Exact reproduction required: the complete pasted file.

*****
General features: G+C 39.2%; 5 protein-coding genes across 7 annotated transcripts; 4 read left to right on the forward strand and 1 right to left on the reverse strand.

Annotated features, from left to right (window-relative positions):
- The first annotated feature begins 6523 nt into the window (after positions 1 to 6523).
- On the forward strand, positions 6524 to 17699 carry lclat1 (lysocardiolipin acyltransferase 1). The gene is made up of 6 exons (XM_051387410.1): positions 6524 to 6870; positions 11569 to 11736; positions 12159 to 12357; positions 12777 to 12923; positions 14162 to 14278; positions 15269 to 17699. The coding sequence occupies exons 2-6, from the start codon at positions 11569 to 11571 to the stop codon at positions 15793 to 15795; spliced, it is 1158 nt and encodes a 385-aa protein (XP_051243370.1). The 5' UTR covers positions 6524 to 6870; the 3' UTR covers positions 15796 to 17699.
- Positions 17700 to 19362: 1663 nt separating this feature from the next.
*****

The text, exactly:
General features: G+C 39.2%; 5 protein-coding genes across 7 annotated transcripts; 4 read left to right on the forward strand and 1 right to left on the reverse strand.

Annotated features, from left to right (window-relative positions):
- The first annotated feature begins 6523 nt into the window (after positions 1 to 6523).
- On the forward strand, positions 6524 to 17699 carry lclat1 (lysocardiolipin acyltransferase 1). The gene is made up of 6 exons (XM_051387410.1): positions 6524 to 6870; positions 11569 to 11736; positions 12159 to 12357; positions 12777 to 12923; positions 14162 to 14278; positions 15269 to 17699. The coding sequence occupies exons 2-6, from the start codon at positions 11569 to 11571 to the stop codon at positions 15793 to 15795; spliced, it is 1158 nt and encodes a 385-aa protein (XP_051243370.1). The 5' UTR covers positions 6524 to 6870; the 3' UTR covers positions 15796 to 17699.
- Positions 17700 to 19362: 1663 nt separating this feature from the next.